As part of a trial, during the past two years, Advocate Christ Medical Center has been implanting the next generation of ventricular assist devices, which are smaller, use lighter-weight batteries and require a shorter hospital stay after the procedure. Pappas says the medical center is evaluating smaller devices that may be used in the future.

Advocate Medical Center is also part of a study aimed to assess the effectiveness of a minimally invasive percutaneous aortic valve replacement. This procedure, which is ideal for patients who are too sick for open heart surgery, simply requires a small incision in the groin to have access to the diseased valve.

While new techniques and technologies are being developed to avoid open heart surgery, which requires cutting open the sternum (commonly known as the breastbone) and putting the heart and lungs on a cardio-pulmonary bypass machine, Jeevanandam points out that great advances have been made that reduce some of the risks.

“The bypass machines used for the procedure have been greatly improved, so the rate of complication is much lower than it was five or ten years ago,” Jeevandam says. “Titanium plates have been developed to fuse the bones of the sternum faster after the surgery and thus dramatically decrease the pain and reduce the length of time a patient must remain inactive from six weeks to three weeks.”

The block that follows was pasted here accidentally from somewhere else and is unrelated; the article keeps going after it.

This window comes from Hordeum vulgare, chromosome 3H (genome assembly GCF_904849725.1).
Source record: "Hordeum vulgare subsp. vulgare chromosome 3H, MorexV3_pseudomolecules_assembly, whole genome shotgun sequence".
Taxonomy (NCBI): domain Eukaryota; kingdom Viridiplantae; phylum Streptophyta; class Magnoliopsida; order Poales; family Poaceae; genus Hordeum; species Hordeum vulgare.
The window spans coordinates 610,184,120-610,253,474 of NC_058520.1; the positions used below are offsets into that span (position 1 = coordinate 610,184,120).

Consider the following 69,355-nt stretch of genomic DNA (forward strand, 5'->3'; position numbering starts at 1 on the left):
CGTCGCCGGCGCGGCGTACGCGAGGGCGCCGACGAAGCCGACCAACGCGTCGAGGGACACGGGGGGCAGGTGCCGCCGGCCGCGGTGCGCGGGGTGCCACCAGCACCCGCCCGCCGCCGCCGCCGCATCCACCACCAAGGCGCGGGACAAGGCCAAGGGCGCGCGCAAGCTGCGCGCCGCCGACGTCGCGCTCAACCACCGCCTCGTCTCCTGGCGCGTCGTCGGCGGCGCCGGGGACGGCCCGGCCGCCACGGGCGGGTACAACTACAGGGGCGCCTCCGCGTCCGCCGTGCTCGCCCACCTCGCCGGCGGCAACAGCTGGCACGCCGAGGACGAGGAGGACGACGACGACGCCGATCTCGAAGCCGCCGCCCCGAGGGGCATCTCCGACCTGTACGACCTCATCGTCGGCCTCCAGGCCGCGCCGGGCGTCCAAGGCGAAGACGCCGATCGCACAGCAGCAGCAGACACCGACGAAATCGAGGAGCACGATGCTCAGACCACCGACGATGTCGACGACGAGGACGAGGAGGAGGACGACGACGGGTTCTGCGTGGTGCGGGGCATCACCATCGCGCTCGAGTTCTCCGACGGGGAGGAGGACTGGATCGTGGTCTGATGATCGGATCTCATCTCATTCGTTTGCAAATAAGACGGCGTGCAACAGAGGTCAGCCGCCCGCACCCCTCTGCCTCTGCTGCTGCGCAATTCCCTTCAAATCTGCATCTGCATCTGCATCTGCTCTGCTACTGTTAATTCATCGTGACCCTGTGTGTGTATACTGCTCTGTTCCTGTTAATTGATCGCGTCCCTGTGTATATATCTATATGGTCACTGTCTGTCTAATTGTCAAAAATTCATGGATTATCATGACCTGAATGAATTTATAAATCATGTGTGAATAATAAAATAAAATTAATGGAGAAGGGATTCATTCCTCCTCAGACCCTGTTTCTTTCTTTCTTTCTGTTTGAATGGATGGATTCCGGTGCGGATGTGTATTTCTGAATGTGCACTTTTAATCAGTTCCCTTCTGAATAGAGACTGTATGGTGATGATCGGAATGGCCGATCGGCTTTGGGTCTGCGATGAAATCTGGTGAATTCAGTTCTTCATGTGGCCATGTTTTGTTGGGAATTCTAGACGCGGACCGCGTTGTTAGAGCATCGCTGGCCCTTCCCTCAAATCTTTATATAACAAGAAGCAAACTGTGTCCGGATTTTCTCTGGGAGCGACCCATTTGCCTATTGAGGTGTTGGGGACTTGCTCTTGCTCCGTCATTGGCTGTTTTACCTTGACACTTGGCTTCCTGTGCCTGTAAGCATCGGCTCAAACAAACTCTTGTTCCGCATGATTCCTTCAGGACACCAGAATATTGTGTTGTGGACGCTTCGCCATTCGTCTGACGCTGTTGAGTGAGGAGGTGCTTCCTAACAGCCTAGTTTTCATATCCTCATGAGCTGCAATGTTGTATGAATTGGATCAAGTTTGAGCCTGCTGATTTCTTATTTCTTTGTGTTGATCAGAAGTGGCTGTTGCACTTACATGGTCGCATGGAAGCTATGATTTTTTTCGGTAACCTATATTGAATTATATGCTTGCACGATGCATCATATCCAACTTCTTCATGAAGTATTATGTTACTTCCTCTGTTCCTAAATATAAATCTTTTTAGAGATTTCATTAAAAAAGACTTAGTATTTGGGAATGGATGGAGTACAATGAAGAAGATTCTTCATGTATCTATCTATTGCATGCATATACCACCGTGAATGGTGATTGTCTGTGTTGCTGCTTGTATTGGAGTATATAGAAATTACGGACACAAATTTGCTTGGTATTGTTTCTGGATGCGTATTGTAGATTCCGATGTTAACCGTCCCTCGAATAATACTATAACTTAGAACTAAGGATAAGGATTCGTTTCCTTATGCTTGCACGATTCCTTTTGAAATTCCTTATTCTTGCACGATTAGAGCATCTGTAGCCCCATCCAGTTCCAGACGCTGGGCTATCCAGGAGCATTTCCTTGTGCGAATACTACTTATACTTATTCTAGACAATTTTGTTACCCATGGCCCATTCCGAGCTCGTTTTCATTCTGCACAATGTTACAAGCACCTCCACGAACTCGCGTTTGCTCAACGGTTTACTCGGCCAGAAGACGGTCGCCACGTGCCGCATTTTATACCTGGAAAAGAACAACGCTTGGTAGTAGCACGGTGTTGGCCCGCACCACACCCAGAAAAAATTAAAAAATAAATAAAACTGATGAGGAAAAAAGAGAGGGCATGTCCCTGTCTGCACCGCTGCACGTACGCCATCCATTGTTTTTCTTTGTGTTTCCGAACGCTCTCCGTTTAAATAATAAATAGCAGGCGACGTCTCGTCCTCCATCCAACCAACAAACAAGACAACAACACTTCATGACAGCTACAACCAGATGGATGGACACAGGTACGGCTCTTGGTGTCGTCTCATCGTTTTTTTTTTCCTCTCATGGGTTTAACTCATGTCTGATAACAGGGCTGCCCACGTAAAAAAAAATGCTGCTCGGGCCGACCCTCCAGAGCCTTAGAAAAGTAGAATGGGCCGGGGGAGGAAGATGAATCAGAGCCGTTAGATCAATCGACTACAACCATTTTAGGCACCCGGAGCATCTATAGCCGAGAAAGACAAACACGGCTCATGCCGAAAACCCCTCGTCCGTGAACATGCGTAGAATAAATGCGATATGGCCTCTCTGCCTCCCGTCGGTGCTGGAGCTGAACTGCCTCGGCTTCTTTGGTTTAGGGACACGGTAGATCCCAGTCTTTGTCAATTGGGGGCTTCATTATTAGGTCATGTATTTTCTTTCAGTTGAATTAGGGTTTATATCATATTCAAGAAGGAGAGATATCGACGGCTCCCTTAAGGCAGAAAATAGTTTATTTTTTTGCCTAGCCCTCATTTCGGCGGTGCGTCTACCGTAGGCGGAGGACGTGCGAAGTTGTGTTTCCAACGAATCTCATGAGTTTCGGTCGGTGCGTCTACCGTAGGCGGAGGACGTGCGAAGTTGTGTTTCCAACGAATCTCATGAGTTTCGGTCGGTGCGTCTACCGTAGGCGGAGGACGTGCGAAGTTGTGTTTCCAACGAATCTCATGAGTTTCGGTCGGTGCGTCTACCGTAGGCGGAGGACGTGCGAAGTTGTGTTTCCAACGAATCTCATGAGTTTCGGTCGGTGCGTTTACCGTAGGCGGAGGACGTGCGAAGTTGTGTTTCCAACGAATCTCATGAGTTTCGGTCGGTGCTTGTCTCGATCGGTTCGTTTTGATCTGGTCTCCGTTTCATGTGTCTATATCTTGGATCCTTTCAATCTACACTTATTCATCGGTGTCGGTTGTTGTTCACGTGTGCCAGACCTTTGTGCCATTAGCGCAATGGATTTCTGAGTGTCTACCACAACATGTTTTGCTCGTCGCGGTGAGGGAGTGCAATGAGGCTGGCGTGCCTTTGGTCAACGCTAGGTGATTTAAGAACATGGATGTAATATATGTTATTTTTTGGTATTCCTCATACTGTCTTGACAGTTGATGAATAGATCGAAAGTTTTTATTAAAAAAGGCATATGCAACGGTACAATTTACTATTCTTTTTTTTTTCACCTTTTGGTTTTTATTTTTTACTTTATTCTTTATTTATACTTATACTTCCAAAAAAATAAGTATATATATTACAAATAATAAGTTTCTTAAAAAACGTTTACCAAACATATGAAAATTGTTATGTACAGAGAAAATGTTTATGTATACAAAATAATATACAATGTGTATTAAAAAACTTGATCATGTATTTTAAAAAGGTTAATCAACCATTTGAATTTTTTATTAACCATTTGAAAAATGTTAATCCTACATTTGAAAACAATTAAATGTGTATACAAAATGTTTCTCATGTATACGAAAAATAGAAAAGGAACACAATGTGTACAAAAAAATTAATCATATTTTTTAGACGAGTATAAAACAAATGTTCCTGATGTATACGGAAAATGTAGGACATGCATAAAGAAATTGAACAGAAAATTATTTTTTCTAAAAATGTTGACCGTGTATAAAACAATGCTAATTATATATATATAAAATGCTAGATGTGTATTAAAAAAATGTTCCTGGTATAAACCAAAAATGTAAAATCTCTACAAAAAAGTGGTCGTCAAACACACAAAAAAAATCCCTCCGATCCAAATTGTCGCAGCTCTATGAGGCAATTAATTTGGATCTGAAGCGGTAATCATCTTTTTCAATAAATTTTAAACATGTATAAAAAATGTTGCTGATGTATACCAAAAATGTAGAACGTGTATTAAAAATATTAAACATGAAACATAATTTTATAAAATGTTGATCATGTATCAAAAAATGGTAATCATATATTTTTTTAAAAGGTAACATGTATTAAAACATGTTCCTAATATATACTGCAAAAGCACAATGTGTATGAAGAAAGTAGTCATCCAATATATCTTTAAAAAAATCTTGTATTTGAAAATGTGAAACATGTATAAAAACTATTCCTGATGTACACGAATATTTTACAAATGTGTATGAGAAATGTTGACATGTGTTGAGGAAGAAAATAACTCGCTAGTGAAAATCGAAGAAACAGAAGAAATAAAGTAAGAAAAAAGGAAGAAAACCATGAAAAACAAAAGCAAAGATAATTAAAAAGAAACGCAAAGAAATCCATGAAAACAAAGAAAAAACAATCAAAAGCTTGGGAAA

At the same time, minimally invasive techniques have been perfected that make it possible to do coronary bypass surgery without opening the sternum using the heart-lung bypass machine. Jeevanandam says surgeons can do these procedures through small incisions between the ribs. They can insert an endoscope, a long, flexible instrument with a light and fiber optic camera attached to the tip, so they can see the site of the surgery. Or, they can use robot-assisted technology. Instead of moving the instruments, the surgeons manipulate long, thin robotic arms equipped with surgical instruments and a 3-D lighted camera, which transmits an image to a monitor.

“Both decrease the length of [a hospital stay] and the length of inactivity after surgery compared with open heart surgery,” Jeevanandam says.

Treatment for atrial fibrillation has also made great strides. In the past, patients who suffered from this disorder, which causes irregular heart rhythms, were treated with medications that have unpleasant side effects, or the blood thinner Coumadin, which carries risks. Jeevanandam says surgeons can now use ablation therapy, which uses radiofrequency waves to burn the areas of the heart that are causing the arrhythmia. The minimally invasive procedure is carried out through two small incisions in the chest.

The wide array of cutting-edge advancements in cardiac care recently developed, and the new ones on the horizon that expand the limits of treatment, provide every reason for people with a wide variety of heart problems to look forward to a healthier life.

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Published in Chicago Health Summer 2011